Picture 4. tomodensitometry study in sagittal view of the spinal chord of the same CKCS as in Picture 1. Note the important dilation of the central canal, the medullary tissue only appearing at the periphery of the back canal.
Picture 5. Cervical sagittal MRI of the Pictures 3's CKCS balanced T2. Note the intensity of the obtained signal in cervical area in favour of syringomyelia when hydrocephaly is also visible at the level of brain.
Therapeutics options are limited. Some authors propose a surgical realisation of a more wide way at the level of the occipital opening. For the moment, there is no consensus on the interest of this surgery, a study on a great number of cases being necessary. The opening of the cavity to drain the liquid around the marrow or in the abdomen by a valve was also tempted. Using anti-inflammatory like steroids (prednisolon) and anhydrase carbonic inhibitor (acétazolamide) remove the inflammation and the pressure so reduce pain and the motor handicap of the dog. Some animals are improved so for months and even years.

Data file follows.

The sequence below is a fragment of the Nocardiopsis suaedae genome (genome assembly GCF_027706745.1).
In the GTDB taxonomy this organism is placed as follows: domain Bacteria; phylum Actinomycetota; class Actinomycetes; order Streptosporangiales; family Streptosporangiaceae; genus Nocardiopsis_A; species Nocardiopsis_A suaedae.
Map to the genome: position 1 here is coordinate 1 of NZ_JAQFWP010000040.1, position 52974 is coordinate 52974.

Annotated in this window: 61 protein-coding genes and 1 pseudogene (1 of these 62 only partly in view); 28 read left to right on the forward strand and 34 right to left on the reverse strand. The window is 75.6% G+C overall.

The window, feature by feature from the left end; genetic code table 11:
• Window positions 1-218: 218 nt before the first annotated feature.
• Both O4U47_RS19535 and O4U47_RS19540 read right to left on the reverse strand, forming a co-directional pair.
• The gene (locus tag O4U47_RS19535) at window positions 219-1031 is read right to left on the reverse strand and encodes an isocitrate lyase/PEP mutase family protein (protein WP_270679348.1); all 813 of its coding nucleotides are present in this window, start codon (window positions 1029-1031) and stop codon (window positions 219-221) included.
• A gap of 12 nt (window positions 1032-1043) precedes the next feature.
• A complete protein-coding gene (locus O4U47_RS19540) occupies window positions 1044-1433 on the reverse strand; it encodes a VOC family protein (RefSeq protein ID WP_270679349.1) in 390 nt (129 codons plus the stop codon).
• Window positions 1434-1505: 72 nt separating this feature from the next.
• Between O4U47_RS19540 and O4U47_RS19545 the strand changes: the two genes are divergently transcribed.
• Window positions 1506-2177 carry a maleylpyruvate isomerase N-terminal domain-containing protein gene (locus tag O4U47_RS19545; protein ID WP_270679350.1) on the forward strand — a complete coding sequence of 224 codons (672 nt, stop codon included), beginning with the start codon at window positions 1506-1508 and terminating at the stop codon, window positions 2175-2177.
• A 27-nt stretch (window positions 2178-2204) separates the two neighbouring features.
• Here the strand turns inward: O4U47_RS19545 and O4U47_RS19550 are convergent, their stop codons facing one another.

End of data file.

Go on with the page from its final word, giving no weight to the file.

Study of pedigrees realised in Great Britain by the Dr. Clare Rusbridge on more than a hundred of affected CKCS confirmed the hereditary component, so transmissible, of this disease. Two bitches are systematically found as common ancestors in 3 or 4 great breeding lines. This disease would be transmitted by several genetic recessive anomalies, without sexual predisposition. A sire (dam) being carrier of the genetic anomaly but apparently healthy can have in its descendants some animals displaying signs of disease. Blenheim and Ruby animals, of bigger consanguinity, seem to be more often affected.
The DNA collection scheme of healthy and affected dogs is in progress in Great Britain in order to find implicated gene(s). By waiting for the detection of the carriers by this way which is not yet available, it is advised of not use as sire (dam) animals that have a diagnose of syringomyelia. Still it is necessary to look for them and for this, realise a good exam of the nervous system and diagnostic exams of choice in case of doubt!